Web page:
If there were two kings of variety shows, it would be Ed Sullivan and Johnny Carson. Ed Sullivan would host the most prominent guests on The Ed Sullivan Show. Johnny Carson was the iconic host of The Tonight Show.
While The Ed Sullivan Show would end in 1971, it left behind a lasting legacy. In a 1972 interview on The Tonight Show, Carson recognized Ed’s importance.
Carson introduces Ed as one of his best friends in the introduction. The audience claps for a smiling Sullivan. The two men then discuss Sullivan’s history on television.
Carson speaks with great reverence for how long Ed has been on the air. Carson also brings up that Ed must feel different being out of the late-show game. Sullivan admits it’s certainly different than what he’s used to.
Fascinated by his guest, Carson remarks that talking to Ed makes him feel like he’s addressing a parody of Sullivan. The audience and Ed laugh. Carson then proceeds to make his best impression of Sullivan.
Carson brings up how Sullivan has a replacement that has adapted well. Future events for Ed to appear live are also brought up. Prominent guests will be working with Sullivan for his upcoming appearances.
Among his many projects, Sullivan talks about doing a show on Broadway. Carson is impressed at how busy Sullivan has been since no long doing his Sunday night show.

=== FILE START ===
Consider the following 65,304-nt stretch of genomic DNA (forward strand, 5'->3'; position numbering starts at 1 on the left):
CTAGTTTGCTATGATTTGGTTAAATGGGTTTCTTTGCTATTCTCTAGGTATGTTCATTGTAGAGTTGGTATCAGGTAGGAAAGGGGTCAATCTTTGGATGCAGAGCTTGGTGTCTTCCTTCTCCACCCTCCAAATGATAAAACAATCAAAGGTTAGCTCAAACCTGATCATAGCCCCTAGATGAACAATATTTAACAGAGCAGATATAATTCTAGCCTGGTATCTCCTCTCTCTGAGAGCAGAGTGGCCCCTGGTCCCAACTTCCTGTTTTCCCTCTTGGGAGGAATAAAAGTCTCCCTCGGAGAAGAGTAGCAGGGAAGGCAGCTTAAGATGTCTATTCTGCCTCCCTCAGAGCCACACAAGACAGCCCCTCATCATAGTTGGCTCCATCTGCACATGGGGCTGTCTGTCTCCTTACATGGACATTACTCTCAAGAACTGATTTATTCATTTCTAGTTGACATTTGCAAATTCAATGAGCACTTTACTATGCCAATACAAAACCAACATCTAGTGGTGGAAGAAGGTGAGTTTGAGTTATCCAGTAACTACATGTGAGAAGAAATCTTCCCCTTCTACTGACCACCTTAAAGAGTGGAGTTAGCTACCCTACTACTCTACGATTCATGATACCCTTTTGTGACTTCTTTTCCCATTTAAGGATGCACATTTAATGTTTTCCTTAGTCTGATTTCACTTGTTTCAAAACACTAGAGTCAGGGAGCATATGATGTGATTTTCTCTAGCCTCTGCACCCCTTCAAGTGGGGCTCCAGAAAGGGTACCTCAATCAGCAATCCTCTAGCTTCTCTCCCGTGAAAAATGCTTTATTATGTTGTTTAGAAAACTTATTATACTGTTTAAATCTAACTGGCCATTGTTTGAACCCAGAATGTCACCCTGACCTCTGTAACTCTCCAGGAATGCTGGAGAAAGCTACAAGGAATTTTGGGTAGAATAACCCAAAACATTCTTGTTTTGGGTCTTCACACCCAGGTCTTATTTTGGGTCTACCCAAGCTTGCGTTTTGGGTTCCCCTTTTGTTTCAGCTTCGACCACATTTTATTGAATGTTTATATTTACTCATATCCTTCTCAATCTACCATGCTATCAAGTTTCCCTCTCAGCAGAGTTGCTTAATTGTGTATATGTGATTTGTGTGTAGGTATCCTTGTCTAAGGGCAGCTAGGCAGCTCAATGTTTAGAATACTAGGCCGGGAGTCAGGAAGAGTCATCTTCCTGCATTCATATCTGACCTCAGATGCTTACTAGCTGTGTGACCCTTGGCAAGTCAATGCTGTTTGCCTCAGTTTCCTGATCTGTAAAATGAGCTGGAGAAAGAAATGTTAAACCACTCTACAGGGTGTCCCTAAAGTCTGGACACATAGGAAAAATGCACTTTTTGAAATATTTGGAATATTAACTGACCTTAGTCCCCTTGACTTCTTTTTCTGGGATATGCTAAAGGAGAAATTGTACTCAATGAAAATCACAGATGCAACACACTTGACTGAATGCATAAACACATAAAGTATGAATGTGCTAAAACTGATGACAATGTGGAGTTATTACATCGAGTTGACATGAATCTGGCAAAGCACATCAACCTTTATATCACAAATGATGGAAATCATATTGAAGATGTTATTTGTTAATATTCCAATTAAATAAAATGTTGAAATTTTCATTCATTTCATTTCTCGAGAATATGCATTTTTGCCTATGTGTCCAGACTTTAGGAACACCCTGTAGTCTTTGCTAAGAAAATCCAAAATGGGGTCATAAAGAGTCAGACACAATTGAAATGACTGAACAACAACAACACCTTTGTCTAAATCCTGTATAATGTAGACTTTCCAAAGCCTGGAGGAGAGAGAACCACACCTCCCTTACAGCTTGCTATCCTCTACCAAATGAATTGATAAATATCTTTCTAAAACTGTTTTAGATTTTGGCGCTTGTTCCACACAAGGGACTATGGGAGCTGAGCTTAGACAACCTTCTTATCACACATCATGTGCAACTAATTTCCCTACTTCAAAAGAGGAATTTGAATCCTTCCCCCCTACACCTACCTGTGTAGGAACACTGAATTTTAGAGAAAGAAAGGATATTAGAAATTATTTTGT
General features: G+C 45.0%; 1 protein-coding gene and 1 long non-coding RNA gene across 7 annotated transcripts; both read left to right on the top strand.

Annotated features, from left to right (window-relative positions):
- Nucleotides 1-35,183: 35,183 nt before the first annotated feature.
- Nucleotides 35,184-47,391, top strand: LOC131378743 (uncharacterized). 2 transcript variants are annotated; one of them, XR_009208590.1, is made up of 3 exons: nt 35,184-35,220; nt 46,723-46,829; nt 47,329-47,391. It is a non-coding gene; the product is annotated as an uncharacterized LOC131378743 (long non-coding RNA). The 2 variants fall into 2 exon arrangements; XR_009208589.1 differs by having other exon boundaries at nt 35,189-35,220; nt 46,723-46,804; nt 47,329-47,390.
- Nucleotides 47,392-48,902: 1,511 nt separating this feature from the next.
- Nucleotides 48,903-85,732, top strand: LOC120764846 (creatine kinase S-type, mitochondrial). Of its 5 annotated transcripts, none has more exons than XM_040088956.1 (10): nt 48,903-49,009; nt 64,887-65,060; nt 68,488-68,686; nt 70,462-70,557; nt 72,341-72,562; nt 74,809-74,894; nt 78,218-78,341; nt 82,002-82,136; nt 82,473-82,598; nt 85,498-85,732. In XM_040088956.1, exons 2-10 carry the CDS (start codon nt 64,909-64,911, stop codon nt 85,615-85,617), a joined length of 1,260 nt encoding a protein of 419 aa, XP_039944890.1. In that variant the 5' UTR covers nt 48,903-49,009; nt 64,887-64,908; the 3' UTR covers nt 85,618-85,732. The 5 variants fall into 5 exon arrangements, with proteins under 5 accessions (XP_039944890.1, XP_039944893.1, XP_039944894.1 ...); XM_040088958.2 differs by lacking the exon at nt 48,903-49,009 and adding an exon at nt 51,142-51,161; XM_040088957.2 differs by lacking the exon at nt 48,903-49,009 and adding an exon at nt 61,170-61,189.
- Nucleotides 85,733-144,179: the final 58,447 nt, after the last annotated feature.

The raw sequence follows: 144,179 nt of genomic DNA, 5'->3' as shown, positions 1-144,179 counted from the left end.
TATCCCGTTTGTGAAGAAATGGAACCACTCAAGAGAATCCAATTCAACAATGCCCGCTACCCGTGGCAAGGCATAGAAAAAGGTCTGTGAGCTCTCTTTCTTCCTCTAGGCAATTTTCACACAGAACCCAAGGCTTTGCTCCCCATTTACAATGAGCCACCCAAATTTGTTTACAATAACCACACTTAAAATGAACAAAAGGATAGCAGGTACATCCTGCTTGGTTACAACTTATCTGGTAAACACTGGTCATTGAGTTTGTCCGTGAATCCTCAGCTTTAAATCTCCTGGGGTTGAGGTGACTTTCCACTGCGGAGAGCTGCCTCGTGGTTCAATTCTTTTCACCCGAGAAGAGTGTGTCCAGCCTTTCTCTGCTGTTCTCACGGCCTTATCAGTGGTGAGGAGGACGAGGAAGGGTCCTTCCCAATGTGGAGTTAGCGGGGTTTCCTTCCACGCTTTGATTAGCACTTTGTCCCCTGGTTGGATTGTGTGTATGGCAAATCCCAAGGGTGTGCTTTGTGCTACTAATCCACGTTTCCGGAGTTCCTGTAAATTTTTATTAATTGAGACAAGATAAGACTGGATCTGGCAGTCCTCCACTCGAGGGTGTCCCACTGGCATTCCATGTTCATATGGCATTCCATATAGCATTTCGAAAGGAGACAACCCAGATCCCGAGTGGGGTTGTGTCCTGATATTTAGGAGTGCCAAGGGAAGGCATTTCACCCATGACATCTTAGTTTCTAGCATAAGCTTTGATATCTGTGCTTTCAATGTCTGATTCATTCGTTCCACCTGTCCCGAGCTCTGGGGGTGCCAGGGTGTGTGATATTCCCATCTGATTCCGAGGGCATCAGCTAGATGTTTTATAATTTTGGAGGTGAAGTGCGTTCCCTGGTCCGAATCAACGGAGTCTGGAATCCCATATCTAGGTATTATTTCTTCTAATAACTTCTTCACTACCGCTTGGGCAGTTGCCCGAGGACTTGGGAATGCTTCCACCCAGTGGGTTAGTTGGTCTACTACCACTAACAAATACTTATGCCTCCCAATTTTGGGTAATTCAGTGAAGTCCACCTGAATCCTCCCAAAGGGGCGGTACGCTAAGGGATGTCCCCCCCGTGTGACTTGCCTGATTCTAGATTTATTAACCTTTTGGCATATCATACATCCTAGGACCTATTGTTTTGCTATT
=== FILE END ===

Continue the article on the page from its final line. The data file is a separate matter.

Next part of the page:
Carson talks about how Sullivan paved the way for other variety shows. Among Ed’s many accomplishments was bringing The Beetles to American television.
Before going to a commercial, Carson notes that Sullivan is still writing his column. When returning from the ad break, Carson picks up a conversation with Ed asking about Carson’s first shows.
Carson notes it was 1950 on the NBC All-Star Review for his first show. Sullivan and Carson also talk about screwing up their lines. Carson finds himself amused by one failed introduction that made him fall off the couch when watching Ed’s show.
After noting Ed’s accomplishments, Carson asks if there’s anything else Ed would like to meet. Sullivan finds it difficult and notes Carson feels the same.
Carson thanks Ed for stopping by and celebrating his 20 years on television. Sullivan also greatly appreciates Carson and recommends the audience cheer for him. The audience applauds as Ed walks off the set and the band plays.
Ed Sullivan continued writing and presenting until he died in 1974. The Tonight Show continued with Johnny Carson until his retirement in 1992. He would pass away in 2005.
While Sullivan and Carson are gone, their legacy on television remains firm. The Ed Sullivan Show and The Tonight Show paved the way for late-night variety shows. Being able to have these two minds meet is a real treat.